Image by Fahmida Azim, The New York Times.
She didn’t get there easily. She was born in Britain to a teenage mother, who was stuck in an arranged marriage. When Dr. Yasmin was just 5, her mother left the family to pursue her own education. As Dr. Yasmin tells it, “My mum was like: ‘I’m going to leave everything I know behind. I’m going to find a way to university so that you can have an education.’”
What followed for Dr. Yasmin was a childhood shuttling between worlds — the university where her mother was studying and her family’s conservative Indian Muslim community in the British Midlands. This book was born out of a “frustration that the narratives about Muslim women were so one-sided, so narrow, so unimaginative,” she said.
From the arts to activism, here are five Latina Woman that are making strides, breaking boundaries and that you should be paying attention to.
Cristina Tzintzún Ramirez
Cristina Tzintzún Ramirez is an American labor organizer and author. On August 12, 2019, Ramirez announced her intention to challenge incumbent United States Senator John Cornyn in the 2020 United States Senate election in Texas. Tzintzún began organizing with Latino immigrant workers in 2000 in Columbus, Ohio, and then moved to Texas. At graduating from University of Texas, Austin, she helped establish the Workers Defense Project (WDP), serving as its executive director from 2006 to 2016. Following the 2016 election, Ramirez launched Jolt, an organization that works to increase Latino voter turnout. Her bid for the Senate has been endorsed by New York representative Alexandria Ocasio-Cortez, Texas representative Joaquin Castro, and actor Alec Baldwin.
A rising star in the male-dominated world of urbano (Ozuna, J Balvin, Bad Bunny), Mariah Angeliq, who goes simply by her first name, is here to prove that the girls can be bosses, too. On debut single “Blah,” the Miami-born and raised singer of Puerto Rican and Cuban descent lets the men know that their money (and their bragging) don’t impress her much, while her latest track “Perreito” is dripping with swag as she boasts about stealing the show with her flow as the one that shoots and never fails.
Lineisy Montero Feliz
Lineisy Montero Feliz is Dominican model known for her work with Prada. She is also known for her natural Afro hair. She currently ranks as one of the “Top 50” models in the fashion industry by models.com, including Balenciaga, Marc Jacobs, Oscar de la Renta, Roberto Cavalli, Versace and Céline.
Rico Nasty is one of the leading voices in the current style of hip-hop that adopts elements from hardcore and punk rock. Rico released a new song in January titled “IDGAF;” it’s built around softly echoing electric piano sounds and finds the DMV rapper in melodious sing-song mode.
The singer announced the summer launch of her cosmetics company, Rare Beauty, via Instagram on Feb. 4. The cosmetics company shares a title with her most recent album of the same name.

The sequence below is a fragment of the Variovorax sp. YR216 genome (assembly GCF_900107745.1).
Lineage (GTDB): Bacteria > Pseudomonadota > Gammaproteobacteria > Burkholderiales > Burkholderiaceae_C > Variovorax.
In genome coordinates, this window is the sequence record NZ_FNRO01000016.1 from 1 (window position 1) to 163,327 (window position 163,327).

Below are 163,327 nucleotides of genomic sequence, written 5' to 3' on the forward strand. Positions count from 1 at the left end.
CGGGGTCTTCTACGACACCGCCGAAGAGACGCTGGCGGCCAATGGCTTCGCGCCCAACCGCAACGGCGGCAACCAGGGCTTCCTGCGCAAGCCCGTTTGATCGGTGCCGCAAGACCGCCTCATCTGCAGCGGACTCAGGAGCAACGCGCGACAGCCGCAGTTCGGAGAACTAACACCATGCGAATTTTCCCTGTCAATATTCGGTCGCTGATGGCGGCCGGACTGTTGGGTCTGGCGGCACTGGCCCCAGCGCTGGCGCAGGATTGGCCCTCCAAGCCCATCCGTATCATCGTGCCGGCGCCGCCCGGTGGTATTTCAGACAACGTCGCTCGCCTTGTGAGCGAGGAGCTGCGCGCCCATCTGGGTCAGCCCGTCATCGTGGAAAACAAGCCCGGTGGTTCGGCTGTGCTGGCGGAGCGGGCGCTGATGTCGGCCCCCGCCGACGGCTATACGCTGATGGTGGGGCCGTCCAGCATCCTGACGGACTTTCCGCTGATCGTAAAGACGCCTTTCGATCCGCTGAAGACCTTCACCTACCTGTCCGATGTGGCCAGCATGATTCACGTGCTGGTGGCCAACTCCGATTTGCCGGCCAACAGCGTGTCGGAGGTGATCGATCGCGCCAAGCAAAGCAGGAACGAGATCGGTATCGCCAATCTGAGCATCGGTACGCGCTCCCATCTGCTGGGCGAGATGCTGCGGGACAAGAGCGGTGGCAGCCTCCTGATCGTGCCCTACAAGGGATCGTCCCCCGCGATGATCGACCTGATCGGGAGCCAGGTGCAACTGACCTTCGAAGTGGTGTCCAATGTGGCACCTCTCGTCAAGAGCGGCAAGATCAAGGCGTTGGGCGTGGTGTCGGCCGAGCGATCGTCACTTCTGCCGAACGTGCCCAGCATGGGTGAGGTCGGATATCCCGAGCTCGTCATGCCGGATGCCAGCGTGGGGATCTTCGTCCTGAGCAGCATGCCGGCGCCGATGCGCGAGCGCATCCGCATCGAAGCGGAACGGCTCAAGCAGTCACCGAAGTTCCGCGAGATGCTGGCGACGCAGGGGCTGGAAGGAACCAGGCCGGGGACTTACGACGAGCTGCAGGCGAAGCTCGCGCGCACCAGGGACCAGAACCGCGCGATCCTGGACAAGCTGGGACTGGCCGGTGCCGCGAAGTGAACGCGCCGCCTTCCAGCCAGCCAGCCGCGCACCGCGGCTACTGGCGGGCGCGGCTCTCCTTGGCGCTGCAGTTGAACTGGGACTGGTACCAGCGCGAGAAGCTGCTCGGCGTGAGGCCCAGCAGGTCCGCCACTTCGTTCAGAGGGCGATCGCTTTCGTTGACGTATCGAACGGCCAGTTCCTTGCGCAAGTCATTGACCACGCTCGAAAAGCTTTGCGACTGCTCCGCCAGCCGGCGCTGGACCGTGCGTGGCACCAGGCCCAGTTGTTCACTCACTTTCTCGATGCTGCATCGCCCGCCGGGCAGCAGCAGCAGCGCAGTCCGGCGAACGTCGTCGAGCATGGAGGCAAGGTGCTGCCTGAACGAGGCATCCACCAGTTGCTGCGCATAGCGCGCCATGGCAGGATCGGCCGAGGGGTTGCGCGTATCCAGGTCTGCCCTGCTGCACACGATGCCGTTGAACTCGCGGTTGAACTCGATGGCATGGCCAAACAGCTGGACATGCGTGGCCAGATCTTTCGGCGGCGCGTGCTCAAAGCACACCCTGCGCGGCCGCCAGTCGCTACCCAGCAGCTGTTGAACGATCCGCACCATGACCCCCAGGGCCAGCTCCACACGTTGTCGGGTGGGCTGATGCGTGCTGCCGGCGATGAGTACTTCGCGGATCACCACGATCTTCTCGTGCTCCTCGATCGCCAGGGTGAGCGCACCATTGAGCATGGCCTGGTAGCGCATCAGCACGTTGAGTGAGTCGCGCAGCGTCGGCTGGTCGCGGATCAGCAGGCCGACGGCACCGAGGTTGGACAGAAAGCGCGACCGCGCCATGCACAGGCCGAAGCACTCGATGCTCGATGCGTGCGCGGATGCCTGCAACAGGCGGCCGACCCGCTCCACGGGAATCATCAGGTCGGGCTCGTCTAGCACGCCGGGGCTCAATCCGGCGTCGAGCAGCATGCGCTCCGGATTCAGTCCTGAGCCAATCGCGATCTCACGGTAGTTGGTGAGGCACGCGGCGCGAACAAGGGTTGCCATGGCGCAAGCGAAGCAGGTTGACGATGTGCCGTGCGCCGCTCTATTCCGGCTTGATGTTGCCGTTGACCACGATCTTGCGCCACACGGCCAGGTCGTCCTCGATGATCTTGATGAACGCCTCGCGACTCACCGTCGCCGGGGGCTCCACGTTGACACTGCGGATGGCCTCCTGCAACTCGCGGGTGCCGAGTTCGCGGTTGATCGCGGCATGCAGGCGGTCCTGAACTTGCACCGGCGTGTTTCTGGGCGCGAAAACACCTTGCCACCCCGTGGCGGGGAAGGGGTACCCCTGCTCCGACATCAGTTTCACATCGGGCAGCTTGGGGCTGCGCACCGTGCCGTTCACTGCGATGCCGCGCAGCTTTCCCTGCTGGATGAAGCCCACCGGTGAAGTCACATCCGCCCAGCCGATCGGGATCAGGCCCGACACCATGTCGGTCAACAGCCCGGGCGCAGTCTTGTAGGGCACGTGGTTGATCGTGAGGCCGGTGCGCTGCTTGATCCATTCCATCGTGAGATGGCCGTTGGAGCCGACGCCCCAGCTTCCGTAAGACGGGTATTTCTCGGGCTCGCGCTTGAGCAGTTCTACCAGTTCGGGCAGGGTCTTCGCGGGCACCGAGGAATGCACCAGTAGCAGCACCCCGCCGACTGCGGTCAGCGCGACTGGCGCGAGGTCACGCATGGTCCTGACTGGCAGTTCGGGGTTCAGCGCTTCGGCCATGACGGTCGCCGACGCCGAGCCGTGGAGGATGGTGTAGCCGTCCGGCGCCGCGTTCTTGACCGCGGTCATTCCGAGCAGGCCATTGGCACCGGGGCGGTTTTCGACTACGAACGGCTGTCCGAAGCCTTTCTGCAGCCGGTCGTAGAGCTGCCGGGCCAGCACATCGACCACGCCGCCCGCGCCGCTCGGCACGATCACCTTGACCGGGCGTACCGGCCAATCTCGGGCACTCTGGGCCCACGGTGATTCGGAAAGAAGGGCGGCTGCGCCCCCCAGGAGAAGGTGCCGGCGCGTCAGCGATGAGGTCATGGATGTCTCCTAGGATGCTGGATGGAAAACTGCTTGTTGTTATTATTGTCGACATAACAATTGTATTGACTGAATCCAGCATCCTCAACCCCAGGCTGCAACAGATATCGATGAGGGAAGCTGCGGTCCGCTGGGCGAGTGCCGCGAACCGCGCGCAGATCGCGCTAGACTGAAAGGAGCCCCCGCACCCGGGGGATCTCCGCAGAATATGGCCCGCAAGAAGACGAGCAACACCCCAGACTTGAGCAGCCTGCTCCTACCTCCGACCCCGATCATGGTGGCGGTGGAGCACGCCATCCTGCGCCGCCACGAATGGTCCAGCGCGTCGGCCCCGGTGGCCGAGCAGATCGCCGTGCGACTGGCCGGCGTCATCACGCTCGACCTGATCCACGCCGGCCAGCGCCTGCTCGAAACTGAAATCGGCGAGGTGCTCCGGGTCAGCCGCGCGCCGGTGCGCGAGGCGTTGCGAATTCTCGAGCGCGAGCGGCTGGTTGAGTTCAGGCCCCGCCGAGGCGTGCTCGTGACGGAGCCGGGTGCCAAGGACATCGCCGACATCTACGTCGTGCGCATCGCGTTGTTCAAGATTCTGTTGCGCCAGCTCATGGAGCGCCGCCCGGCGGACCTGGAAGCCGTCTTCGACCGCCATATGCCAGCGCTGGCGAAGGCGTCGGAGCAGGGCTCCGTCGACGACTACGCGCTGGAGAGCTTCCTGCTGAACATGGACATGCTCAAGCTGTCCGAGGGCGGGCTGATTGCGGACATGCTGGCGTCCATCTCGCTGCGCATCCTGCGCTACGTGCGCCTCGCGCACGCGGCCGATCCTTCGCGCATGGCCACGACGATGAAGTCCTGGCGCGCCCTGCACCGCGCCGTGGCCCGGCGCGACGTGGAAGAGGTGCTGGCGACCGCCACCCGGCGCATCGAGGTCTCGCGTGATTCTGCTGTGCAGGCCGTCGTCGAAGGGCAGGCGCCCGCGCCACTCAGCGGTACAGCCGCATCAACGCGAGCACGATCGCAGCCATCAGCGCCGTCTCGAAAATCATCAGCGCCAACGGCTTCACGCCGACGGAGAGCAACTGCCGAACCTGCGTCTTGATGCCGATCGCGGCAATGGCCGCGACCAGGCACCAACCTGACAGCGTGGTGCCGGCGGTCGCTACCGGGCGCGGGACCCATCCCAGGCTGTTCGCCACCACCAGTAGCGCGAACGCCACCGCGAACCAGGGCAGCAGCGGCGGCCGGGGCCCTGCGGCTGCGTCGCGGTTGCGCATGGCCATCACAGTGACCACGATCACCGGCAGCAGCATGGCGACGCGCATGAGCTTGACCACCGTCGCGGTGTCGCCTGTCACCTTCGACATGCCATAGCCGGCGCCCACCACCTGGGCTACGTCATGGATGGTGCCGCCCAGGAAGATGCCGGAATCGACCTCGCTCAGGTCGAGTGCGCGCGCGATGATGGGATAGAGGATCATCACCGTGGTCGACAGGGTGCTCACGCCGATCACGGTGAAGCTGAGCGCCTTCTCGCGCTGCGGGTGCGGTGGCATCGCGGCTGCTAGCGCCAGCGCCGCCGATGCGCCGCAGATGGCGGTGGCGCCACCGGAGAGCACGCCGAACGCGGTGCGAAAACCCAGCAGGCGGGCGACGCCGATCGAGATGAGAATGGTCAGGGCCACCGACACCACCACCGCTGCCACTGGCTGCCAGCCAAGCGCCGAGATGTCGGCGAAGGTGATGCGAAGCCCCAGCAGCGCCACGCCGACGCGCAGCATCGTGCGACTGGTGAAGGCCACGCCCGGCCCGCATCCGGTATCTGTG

“Guys, I’ve been working on this special project for two years and can officially say Rare Beauty is launching in @sephora stores in North America this summer,” she captioned in the Instagram video.
“I think Rare Beauty can be more than a beauty brand,” the singer says in the video. “I want us all to stop comparing ourselves to each other and start embracing our own uniqueness. You’re not defined by a photo, a like, or a comment. Rare Beauty isn’t about how other people see you. It’s about how you see yourself.”
Famous authors and artists are commonly photographed alongside a trusty mug of coffee, but that cup of joe is more likely to help the Great American Manager. Caffeine, it turns out, does not improve creativity, but it significantly enhances problem-solving, according to a new study.
This is news, given how strongly we associate coffee with creative occupations and lifestyles. The study, published today in Consciousness and Cognition, followed 80 participants after they consumed either a placebo or 200 mg of caffeine—the equivalent of 12 ounces of coffee—and then tracked their problem-solving, creative idea generation, working memory, and mood. While problem-solving abilities improved significantly, the caffeine had no effect on memory or creativity. Subjects also reported feeling “less sad.”
Previous studies have shown that caffeine improves alertness, focus, attention, and motor skills, but little research existed on creativity.
This means that caffeine helps some kinds of thinking, specifically convergent thinking, such as when you need correct answers, for instance, while taking a GRE or MCAT or recalibrating a budget.
Marie Kondo makes room for meaningful objects, people, and experiences.
The organizational guru behind her #1 New York Times bestselling book, The Life-Changing Magic of Tidying Up, and the Netflix series Tidying Up with Marie Kondo, Kondo prescribes a simplified approach to organizing space.
The intention behind her decluttering philosophy is to “end up with a clutter-free home that is better able to bring more joy and prosperity into your life.”
Her emphasis on achieving serenity and inspiration sets her apart from other approaches to organizing space, rather than organizing for organizing-sake.
How She Got Started
Kondo began her tidying consultant business as a 19-year-old university student in Tokyo, where she wrote her capstone project about tidying. For a time, she was an assistant at a Shinto shrine.